Hola neighbors! There is a brand new cafe in Wallingford/Tangletown: Olé Café. What singles Olé Café out from the many coffee shops mushrooming all over the neighborhood is that it is the first Spanish-speaking only venue in Seattle; they are a café and tapas bar, serving a limited menu of authentic Spanish drinks and dishes; they also lead Spanish classes for adults inside the space through the owner, Amanda Reichert’s other company, Vámonos Spanish Center.
A native Seattleite, Amanda was drawn to the lyrical Spanish language when she was all of 12 years old and graduated with a degree in it. After dabbling in teaching in Seattle and a stint in Spain, where she experienced the vibrant culture first-hand, she opened her own school – the Vámonos Spanish Center in 2014. She noticed that students would breeze into class with a cup of coffee and make plans after class to get a glass of wine together. She felt the need for a socially-vibrant space where people could just hang out, nosh on some tapas (or churros!) and polish their speaking skills.
The idea for Olé Café came to Amanda just by the power of observation, and it culminated organically into a whole new business. Circa 5 years, and for Amanda, the cafe was a natural next step as it combines her love of Spanish culture and language with a strong sense of community.
We met up with the charming Amanda Reichert to know more about Olé Café and her plans for it…
1. Could you tell me a little about your growing-up days and background?
I grew up in Seattle and started learning Spanish at the age of 12. After graduating with a degree in the Spanish language, I lived in Mexico for a year, where I taught English. Upon returning to Seattle, I started teaching at an immersion school in Wallingford, which I did for 3 years, before doing another year abroad, this time in Spain. I lived in Santiago de Compostela, Spain, which is where my love and passion for the Spanish culture grew and is what inspired me to make Olé Café Spanish themed. I returned from Spain in 2012 and worked for 2 years teaching middle school Spanish, but ultimately decided that I was ready to branch out from the public-school system, which is why I opened my own school, Vámonos Spanish Center, in 2014. The school has progressively grown via word of mouth, and 5 years later is booming!
2. How did the idea for Olé Café come to you?
As Vámonos Spanish Center grew, so did the need for our students to have a place where they could practice speaking. The vision to create Olé Café came about in order to create a space for students to meet peers and native speakers in a real-life setting.
3. How do the speaking classes work in harmony with the café space?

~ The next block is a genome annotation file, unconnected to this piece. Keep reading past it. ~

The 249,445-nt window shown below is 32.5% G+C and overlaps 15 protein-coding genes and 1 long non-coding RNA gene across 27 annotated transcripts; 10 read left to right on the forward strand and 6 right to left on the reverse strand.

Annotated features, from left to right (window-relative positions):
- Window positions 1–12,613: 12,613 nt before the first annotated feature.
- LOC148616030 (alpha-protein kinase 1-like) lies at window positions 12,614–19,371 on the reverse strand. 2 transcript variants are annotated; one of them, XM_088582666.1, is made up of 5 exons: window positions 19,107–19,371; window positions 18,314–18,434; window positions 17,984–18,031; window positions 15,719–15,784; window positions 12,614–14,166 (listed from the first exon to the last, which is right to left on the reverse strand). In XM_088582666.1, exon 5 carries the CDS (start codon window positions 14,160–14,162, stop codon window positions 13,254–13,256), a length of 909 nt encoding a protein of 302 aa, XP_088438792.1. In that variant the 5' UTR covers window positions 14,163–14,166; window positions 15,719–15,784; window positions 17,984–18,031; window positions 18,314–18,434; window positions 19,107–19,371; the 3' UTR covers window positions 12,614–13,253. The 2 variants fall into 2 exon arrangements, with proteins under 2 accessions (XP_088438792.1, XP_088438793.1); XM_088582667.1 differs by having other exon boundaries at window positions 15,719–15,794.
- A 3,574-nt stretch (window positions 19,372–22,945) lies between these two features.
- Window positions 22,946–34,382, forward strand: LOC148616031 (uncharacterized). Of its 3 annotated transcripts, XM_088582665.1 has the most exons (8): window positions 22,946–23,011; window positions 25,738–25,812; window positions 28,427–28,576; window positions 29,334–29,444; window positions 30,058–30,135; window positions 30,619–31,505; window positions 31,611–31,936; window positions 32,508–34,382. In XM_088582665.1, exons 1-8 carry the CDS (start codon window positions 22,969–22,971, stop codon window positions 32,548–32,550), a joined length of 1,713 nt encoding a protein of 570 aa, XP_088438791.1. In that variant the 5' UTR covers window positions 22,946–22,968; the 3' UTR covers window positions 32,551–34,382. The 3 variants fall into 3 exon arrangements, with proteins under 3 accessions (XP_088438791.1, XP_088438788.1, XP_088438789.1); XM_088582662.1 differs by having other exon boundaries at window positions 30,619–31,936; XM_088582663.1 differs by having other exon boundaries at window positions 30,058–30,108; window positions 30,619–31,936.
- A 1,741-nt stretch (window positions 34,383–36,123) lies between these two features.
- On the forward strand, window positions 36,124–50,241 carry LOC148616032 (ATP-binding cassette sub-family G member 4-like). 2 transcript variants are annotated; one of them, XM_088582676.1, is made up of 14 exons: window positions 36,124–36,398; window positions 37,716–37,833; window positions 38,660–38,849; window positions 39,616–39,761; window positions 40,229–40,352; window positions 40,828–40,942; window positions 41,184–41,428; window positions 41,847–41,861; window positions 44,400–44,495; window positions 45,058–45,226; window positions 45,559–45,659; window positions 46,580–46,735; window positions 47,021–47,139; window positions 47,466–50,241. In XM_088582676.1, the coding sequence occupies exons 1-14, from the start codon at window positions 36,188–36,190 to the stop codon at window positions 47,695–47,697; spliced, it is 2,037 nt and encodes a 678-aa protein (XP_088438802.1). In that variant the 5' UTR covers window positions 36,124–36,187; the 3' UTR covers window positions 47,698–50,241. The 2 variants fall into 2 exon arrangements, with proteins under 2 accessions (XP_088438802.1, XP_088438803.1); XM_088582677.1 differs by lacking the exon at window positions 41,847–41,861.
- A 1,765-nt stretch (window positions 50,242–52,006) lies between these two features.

There is a designated classroom space that is closed during lessons so that the front of the café is available to patrons; so far, the flow has worked perfectly! Outside of classroom hours, it is additional café seating.
4. What is a unique feature of the space?
Seattle’s 1st Spanish-only Speaking café! We are a gathering space to bring people together, promote Spanish culture and offer a way for students of Spanish to practice with each other and native speakers.
5. Being the first-of-its-kind Spanish-speaking café in Seattle, how was your experience striking a chord with the community at large?
After reaching our one-month mark of being open, I can say that we have been well received by the community. Many people who live in the neighborhood speak Spanish, and they have been very excited to come in and order or chat with other patrons. Overall there has been a positive vibe, especially from students learning Spanish or native speakers. From the non-Spanish speaking patrons, it has been a mix of curiosity, confusion, and at times resistance. However, that was as I expected, and while I hope to make the café an inclusive place, maintaining the concept is much more important to me, and it’s ok that it’s not a fit for everyone.
6. What are must-try dishes at the cafe? Do you train your chef/cooks yourself?
We prepare some tapas in house, and serve others from an amazing restaurant in Mill Creek—Tablas Woodstone Taverna, by chef Clara Gutierrez. While we aren’t a restaurant, we offer a good selection of savory and sweet tapas. The favorites so far have been the tortilla española and churros con chocolate.
7. What are your future goals and plans for this space?
I am excited as the café grows to expand the variety of events that we will host, such as live flamenco music, dancing classes, workshops and more. I will also experiment with adding different tapas occasionally to spice up the menu.
8. What is your connection to Spain?
I lived in Santiago de Compostela, Galicia in 2011. I went to teach English, and while doing so was immersed in the culture—the food, music, language, etc. That is where my love for Spanish culture originated. Since then, I have stayed in contact with several Spanish friends, attended many events in Seattle to celebrate the culture, and now get to enjoy it daily through Olé Café.
9. What are the different events that you host here?
So far during our first month, we have hosted many conversation meetups, game nights, and trivia. We will soon have a karaoke night, as well as a “tapas tasting.” All of our events are promoted on Facebook and our website, as well as through our meetup group, Olé Café Spanish Language Meetup Group.